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Avoiding HIV Complications: When Should You Start HIV Treatment?

Decreasing the risk of HIV complications and staying healthy with HIV depends partly on starting treatment in a timely way. But what is considered “timely” has changed over time. Treatment was once started when a person’s CD4 count was under 200. Then it changed to under 350.

Now the recommendation is to start treatment if the CD4 count is less than 500. That may be due in part because the lower the CD4 count goes, the more difficult it is to rebuild the immune system. In fact, many large studies have shown that delaying treatment greatly increases the risk of death over the long term, Taifo says.

For some people, treatment is recommended no matter the CD4 count. This includes pregnant women and people who:

  • Have signs of kidney disease, hepatitis B or C co-infection, or many risk factors for heart disease
  • Have a viral load more than 100,000 or a CD4 count that's dropping very fast
  • Have any signs of AIDS
  • Are in relationships with partners who are HIV-negative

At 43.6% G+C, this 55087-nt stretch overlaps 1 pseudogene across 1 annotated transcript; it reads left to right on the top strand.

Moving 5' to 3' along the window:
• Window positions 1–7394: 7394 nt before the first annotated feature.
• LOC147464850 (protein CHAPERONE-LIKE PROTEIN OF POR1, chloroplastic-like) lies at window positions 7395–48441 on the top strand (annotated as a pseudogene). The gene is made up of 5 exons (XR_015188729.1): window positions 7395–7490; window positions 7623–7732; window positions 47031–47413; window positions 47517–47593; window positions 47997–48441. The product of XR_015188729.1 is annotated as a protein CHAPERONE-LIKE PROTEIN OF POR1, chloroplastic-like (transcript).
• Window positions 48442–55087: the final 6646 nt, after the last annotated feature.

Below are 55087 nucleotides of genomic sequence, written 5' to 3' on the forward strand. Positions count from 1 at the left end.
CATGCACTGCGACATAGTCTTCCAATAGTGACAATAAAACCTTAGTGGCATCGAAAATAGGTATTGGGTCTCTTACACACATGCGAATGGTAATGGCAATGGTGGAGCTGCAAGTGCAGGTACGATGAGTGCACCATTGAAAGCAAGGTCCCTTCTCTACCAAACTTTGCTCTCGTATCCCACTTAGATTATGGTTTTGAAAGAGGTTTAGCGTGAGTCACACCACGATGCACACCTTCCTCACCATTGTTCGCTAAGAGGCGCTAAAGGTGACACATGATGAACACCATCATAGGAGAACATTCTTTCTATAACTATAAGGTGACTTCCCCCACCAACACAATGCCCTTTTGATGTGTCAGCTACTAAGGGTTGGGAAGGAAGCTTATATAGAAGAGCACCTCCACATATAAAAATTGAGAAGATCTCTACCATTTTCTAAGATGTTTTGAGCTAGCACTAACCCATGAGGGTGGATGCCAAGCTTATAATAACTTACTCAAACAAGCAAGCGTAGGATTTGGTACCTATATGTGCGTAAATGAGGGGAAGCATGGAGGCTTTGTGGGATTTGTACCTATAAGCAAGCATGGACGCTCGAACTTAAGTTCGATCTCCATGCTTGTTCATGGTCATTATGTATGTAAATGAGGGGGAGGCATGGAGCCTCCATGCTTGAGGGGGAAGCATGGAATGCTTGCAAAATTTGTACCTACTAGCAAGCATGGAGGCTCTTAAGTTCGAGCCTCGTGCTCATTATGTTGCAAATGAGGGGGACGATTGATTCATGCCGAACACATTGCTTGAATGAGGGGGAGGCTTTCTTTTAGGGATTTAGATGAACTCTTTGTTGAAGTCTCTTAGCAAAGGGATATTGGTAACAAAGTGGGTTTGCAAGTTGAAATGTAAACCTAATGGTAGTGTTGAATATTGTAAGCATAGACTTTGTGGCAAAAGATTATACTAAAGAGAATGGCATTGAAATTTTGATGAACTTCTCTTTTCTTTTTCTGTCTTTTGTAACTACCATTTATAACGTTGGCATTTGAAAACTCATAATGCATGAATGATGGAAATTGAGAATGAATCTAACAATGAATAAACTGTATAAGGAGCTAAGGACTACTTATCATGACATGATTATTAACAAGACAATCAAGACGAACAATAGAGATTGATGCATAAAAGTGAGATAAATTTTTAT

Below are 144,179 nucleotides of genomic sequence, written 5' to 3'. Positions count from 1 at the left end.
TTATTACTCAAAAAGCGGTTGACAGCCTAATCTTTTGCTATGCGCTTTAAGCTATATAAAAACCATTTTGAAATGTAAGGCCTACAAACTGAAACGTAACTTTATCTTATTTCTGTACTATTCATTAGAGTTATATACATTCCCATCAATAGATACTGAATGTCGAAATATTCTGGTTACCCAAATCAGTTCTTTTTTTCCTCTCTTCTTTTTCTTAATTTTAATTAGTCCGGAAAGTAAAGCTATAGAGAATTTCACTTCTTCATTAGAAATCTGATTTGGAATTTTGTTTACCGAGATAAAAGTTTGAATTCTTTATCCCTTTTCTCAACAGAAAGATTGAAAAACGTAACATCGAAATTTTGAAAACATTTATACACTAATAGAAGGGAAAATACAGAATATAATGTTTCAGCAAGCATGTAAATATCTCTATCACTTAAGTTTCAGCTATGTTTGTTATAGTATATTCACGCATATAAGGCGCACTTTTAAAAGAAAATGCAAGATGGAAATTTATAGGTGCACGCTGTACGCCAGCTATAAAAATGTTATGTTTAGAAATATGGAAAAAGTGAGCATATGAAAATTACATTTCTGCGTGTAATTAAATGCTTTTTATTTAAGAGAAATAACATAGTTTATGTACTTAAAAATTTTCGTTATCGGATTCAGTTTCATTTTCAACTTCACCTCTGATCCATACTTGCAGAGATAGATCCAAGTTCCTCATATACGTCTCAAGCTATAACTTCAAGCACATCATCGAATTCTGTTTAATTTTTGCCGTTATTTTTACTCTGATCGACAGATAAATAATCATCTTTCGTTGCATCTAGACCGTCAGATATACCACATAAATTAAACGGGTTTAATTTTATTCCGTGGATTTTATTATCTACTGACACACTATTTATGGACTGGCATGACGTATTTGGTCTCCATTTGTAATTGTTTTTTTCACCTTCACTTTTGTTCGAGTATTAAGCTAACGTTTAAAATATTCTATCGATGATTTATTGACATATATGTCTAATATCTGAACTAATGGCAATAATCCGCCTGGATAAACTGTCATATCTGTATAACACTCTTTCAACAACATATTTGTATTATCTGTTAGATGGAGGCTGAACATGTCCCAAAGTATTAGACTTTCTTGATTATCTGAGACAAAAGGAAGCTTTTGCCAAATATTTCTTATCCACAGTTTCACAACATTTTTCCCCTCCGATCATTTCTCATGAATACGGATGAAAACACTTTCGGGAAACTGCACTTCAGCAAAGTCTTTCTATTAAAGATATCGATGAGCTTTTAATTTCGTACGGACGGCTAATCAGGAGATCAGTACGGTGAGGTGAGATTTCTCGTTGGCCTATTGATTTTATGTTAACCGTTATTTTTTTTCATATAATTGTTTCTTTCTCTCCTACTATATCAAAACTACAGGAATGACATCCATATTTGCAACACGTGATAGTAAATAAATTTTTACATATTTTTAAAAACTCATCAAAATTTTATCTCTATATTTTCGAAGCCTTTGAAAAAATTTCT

• Are 60 or older

Healthy Living With HIV: Talk to Your Doctor

When you first start on an HIV medication regimen, communication with your doctor is critical -- especially within the first six weeks. "Our job is to educate patients before taking medications and to look out for problems that can be permanent and prevent those that can escalate,” Taiwo says.

Ask your doctor what to expect in terms of side effects and know which ones are likely to subside during the first few weeks. Make sure you have all your providers’ numbers, including after-hours, and know exactly what to do if you run into a problem.

"Some side effects will go away, so try to have a little bit of patience after talking with your provider," Gandhi says. Reassure yourself that these are not dangerous side effects that require a switch or discontinuation of therapy. And when they’re over, you’ll probably only need to check in with your doctor about every three months.

"As long as there is good communication, we can usually help people get through that initial discomfort," Gandhi says. "The most important thing is that there is a line of communication so the patient is not at risk of stopping therapy without checking in about how to make things more comfortable."

Even a potentially life-threatening problem such as immune reconstitution inflammatory syndrome (IRIS) doesn't necessarily require a switch in regimens. That's because it tends to go away by itself. IRIS occurs at the beginning of treatment when the immune system suddenly becomes more active. This can make symptoms of pre-existing conditions temporarily much worse. If it is too severe, steroids may be needed. Again, close communication with your doctor can help sort out which side effects are signs of more serious complications.

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